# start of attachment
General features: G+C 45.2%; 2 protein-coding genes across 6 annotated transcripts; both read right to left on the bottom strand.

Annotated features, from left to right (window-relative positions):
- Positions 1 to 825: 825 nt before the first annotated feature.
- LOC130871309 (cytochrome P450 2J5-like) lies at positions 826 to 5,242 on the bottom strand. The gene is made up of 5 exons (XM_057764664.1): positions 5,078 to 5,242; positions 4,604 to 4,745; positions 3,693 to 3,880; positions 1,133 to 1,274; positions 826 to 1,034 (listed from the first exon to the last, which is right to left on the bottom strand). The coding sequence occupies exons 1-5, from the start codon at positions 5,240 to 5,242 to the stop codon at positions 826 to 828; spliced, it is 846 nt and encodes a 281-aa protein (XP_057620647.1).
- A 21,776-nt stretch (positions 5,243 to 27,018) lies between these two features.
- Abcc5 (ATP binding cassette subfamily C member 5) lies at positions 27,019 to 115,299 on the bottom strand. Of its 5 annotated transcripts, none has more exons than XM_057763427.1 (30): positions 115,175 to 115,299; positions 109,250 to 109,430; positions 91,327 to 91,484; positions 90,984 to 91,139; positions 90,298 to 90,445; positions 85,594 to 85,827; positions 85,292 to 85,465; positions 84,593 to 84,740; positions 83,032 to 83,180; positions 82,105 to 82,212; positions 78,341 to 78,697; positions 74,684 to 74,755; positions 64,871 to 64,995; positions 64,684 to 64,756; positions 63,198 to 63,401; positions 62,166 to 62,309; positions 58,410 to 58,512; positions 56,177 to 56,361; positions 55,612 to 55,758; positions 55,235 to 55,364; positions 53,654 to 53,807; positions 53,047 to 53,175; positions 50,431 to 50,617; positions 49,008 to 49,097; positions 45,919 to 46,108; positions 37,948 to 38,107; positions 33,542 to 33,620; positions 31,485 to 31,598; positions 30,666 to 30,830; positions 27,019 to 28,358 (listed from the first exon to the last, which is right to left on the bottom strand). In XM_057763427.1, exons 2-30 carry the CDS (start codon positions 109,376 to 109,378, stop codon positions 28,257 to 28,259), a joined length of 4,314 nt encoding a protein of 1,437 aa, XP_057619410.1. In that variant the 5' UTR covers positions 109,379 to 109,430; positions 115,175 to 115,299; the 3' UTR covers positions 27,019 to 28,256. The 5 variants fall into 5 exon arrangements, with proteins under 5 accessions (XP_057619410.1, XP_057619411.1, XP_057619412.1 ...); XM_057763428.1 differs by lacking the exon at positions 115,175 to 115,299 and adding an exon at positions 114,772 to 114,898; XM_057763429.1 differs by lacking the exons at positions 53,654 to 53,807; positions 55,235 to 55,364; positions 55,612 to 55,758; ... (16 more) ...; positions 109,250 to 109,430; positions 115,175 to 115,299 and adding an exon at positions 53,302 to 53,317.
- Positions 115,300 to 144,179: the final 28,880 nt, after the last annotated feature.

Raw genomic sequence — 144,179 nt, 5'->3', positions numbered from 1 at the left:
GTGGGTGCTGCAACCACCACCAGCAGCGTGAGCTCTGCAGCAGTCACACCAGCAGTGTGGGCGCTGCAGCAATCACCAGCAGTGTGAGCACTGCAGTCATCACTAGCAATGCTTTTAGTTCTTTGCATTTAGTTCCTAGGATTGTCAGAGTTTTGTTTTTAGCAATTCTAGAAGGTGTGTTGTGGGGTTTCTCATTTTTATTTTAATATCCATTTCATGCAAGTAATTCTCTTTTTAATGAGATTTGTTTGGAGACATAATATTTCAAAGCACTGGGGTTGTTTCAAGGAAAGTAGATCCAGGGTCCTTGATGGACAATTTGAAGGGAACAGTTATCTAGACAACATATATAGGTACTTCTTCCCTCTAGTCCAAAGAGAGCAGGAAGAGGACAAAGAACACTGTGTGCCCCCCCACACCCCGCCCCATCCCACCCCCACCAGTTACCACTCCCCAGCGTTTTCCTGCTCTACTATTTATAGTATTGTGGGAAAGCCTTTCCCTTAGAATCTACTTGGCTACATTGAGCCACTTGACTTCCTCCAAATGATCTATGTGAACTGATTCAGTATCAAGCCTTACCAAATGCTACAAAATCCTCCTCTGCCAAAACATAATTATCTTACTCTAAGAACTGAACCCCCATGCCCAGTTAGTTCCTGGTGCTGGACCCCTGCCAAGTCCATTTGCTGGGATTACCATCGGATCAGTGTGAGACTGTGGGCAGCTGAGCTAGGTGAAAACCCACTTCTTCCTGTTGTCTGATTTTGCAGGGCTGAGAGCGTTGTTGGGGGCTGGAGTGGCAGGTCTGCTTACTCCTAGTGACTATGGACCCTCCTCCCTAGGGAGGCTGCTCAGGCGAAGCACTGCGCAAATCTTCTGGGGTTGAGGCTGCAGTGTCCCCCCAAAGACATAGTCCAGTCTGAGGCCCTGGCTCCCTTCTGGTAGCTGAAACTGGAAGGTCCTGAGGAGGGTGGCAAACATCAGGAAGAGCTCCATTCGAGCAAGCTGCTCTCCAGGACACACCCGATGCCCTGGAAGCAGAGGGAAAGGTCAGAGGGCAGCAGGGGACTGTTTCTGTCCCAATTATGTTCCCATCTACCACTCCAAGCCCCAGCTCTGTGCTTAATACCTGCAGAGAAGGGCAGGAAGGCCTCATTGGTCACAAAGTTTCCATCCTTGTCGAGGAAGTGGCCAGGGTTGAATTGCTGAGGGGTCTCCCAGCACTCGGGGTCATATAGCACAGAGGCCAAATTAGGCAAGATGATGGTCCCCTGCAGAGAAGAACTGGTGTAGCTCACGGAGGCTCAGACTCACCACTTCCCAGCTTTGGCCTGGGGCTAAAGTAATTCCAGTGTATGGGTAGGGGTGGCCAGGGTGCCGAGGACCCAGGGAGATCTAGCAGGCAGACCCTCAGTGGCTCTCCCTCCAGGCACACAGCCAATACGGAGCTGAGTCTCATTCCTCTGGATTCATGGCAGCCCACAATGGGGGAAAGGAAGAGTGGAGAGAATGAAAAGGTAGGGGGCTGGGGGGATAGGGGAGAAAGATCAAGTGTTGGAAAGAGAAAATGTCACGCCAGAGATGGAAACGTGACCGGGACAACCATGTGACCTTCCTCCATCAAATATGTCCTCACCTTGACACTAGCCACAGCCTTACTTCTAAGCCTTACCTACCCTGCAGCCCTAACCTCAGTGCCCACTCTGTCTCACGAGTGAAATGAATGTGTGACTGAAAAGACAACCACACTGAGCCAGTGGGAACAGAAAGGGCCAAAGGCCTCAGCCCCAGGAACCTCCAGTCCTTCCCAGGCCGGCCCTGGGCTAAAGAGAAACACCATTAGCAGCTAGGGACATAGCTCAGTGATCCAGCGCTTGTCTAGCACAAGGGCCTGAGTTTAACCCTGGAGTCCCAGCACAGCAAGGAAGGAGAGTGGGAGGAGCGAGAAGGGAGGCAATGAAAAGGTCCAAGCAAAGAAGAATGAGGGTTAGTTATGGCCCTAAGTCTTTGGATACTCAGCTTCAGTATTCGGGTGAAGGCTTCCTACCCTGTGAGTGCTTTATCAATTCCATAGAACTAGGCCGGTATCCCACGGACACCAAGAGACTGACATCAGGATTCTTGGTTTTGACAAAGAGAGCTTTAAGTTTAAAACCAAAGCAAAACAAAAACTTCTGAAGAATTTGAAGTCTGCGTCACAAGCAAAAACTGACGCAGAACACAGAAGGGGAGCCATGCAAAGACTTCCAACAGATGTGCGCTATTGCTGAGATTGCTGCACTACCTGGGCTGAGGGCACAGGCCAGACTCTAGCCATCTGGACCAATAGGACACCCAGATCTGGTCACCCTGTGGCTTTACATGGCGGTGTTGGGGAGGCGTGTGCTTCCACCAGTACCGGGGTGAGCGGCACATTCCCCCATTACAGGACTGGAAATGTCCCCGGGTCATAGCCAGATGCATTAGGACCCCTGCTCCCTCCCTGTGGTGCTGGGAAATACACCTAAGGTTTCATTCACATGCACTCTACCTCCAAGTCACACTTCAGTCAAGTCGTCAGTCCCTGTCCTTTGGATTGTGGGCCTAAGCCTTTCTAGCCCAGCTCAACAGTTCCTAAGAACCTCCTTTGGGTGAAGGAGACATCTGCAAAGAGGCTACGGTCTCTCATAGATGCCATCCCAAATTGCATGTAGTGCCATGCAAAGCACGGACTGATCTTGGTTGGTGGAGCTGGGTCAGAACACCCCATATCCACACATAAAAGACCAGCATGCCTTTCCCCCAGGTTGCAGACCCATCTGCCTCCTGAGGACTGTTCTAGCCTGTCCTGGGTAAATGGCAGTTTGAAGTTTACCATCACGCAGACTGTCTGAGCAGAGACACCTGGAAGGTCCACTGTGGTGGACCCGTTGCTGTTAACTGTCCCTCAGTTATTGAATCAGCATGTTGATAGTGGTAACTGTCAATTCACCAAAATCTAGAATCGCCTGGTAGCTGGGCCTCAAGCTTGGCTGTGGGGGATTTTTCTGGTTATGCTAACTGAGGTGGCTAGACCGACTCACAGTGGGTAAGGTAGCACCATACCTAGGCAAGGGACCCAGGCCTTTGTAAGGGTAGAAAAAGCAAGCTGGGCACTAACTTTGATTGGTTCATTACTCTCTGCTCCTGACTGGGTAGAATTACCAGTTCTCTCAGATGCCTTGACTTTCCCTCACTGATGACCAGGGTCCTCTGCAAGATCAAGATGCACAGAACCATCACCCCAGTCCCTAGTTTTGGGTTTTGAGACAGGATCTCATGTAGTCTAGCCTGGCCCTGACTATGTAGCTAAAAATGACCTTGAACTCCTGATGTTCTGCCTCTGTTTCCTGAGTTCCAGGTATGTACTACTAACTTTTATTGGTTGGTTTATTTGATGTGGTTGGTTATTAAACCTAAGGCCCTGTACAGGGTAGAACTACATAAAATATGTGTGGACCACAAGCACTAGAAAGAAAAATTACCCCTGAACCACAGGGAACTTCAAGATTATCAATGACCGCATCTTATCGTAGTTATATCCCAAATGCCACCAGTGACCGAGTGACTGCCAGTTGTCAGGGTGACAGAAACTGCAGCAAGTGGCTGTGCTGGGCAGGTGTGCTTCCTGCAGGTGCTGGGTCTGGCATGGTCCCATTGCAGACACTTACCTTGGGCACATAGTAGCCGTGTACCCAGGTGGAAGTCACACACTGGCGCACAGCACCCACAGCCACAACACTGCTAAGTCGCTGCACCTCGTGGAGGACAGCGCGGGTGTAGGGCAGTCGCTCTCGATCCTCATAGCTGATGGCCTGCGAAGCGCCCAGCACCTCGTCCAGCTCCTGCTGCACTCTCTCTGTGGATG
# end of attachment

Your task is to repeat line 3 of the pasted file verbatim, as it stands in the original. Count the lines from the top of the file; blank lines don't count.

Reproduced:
- Positions 1 to 825: 825 nt before the first annotated feature.